Cell-Free Massive MIMO is different from distributed Massive MIMO [4]. Both systems use many service antennas in a distributed way to serve many user terminals, but they are not entirely the same. With distributed Massive MIMO, the base station antennas are distributed within each cell, and these antennas only serve user terminals within that cell. By contrast, in Cell-Free Massive MIMO there are no cells. All service antennas coherently serve all user terminals. The figure below compares the structures of Cell-Free Massive MIMO and distributed Massive MIMO.

comami cellfree
Distributed Massive MIMO Cell-Free Massive MIMO

[1] H. Q. Ngo, A. Ashikhmin, H. Yang, E. G. Larsson, and T. L. Marzetta, “Cell-Free Massive MIMO versus Small Cells,” IEEE Trans. Wireless Commun., 2016 submitted for publication. Available: https://arxiv.org/abs/1602.08232

[2] G. Foschini, K. Karakayali, and R. A. Valenzuela, “Coordinating multiple antenna cellular networks to achieve enormous spectral efficiency,” IEE Proc. Commun. , vol. 152, pp. 548–555, Aug. 2006.

[3] E. Björnson, R. Zakhour, D. Gesbert, B. Ottersten, “Cooperative Multicell Precoding: Rate Region Characterization and Distributed Strategies with Instantaneous and Statistical CSI,” IEEE Trans. Signal Process., vol. 58, no. 8, pp. 4298-4310, Aug. 2010.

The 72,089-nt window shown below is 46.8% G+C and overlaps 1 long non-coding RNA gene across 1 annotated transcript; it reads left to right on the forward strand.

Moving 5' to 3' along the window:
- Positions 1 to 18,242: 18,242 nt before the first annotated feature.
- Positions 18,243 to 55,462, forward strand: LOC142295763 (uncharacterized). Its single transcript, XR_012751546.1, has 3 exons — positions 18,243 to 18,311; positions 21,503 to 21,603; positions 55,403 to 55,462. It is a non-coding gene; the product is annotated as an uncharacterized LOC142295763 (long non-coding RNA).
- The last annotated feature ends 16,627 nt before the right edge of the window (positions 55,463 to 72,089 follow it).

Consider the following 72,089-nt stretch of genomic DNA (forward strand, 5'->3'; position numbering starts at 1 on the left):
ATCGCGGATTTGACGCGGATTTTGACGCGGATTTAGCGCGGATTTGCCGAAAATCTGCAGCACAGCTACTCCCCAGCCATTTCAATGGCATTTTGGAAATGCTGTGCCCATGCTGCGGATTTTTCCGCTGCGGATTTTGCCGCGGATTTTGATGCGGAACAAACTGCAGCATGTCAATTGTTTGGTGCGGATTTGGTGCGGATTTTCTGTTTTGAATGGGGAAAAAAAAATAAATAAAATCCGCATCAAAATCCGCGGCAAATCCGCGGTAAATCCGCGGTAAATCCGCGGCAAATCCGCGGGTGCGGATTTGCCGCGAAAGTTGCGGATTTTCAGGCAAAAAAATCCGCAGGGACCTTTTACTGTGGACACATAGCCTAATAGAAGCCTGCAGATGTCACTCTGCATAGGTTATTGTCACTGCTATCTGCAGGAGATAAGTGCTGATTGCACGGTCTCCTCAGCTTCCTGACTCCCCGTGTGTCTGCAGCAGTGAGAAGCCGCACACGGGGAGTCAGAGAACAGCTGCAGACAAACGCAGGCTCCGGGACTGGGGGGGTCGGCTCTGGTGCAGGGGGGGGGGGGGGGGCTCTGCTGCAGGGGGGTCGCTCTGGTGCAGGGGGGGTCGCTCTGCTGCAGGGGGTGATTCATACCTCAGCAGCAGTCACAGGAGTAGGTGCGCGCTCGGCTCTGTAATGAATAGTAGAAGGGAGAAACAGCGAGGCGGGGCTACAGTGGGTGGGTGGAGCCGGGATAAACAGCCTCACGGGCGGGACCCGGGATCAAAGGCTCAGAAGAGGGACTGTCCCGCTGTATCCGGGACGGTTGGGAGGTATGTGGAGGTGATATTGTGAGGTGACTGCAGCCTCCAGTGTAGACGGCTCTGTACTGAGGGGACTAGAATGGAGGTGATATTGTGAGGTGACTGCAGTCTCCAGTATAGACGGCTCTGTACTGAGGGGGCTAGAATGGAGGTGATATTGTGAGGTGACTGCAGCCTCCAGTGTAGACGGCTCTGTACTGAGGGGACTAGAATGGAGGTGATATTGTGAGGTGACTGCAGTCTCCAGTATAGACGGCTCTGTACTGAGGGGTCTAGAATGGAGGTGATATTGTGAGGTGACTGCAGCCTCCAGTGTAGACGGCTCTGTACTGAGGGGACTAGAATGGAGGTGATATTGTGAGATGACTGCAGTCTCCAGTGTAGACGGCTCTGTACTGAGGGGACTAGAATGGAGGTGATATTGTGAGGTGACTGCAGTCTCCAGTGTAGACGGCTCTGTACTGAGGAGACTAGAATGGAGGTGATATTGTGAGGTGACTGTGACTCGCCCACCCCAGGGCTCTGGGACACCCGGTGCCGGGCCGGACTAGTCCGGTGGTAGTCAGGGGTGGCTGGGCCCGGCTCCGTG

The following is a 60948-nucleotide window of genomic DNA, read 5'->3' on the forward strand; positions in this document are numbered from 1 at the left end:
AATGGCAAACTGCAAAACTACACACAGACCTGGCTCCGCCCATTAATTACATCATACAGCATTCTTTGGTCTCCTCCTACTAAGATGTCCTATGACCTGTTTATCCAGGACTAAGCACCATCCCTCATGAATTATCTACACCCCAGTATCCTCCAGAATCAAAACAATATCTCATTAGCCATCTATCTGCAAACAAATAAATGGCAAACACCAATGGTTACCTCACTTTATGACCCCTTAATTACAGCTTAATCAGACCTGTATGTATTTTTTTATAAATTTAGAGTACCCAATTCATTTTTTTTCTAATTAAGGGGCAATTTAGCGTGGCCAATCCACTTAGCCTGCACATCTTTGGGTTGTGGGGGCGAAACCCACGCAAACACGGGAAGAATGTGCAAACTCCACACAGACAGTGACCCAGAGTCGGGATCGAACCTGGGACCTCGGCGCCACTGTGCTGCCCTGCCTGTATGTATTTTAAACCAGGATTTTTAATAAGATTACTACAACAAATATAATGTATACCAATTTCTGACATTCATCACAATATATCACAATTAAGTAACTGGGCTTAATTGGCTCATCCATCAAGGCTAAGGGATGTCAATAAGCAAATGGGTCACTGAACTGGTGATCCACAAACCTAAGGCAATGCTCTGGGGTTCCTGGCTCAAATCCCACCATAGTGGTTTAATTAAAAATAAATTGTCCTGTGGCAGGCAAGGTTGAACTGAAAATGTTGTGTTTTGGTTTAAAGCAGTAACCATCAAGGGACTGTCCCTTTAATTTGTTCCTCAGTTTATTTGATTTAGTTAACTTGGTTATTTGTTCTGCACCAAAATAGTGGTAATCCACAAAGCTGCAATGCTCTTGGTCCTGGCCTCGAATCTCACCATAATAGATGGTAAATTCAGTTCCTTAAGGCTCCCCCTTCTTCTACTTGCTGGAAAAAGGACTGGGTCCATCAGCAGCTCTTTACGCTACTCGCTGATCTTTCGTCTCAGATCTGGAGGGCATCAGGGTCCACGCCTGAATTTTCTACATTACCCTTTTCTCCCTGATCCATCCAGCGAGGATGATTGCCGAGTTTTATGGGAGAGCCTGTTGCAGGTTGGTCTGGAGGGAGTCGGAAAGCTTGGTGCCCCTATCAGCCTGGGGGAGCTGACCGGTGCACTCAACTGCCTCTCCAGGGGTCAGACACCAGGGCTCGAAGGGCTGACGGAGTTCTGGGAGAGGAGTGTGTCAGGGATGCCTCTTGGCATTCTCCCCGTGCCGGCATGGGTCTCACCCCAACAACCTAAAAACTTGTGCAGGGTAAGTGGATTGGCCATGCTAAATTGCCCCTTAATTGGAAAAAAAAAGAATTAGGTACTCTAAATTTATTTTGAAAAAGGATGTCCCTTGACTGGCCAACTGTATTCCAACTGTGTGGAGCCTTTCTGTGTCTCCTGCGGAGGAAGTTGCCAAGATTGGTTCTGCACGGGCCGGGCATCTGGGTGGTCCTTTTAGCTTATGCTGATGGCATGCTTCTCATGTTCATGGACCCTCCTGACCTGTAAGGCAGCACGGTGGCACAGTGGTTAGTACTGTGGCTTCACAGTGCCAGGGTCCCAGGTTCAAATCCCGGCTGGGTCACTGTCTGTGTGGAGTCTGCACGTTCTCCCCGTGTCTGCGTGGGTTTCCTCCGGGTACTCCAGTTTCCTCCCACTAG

[4] K. T. Truong and R.W. Heath Jr., “The viability of distributed antennas for massive MIMO systems,” in Proc. Asilomar CSSC, 2013, pp. 1318–1323.

21 thoughts on “Cell-Free Massive MIMO: New Concept”

    1. Hi Thien,
      Good question! The density of APs depends on the density of the users of that area. I do not have a precise value of the ratio between the number of APs (M) and the number of users (K) now. This ratio depends on what you want. If you want a high spectral efficiency per user, then M/K should be large. But I believe M/K < 10, for most of the cases.

  1. how cell free Massive MIMO will be implemented in future, frequency re-use is core concept in the cellular technology.similarly the resources (spectrum and energy) are limited for cellular networks .how synchronization issues across APs are handled in cell-free communication

    1. As in collocated massive MIMO, cell-free massive MIMO offers favorable propagation channels, and hence, all users can share the same time-frequency resource with not very high inter-user interference. In cell-free massive MIMO, synchronization can be done locally. For example, at a given time slot, some APs are chosen as the level-1 APs, and the remaining APs are considered as level-2 APs. Each level-1 AP is connected to at least another level-1 AP. All level-2 APs get synchronized by their neighboring level-1 APs. This method is called the hierarchical method.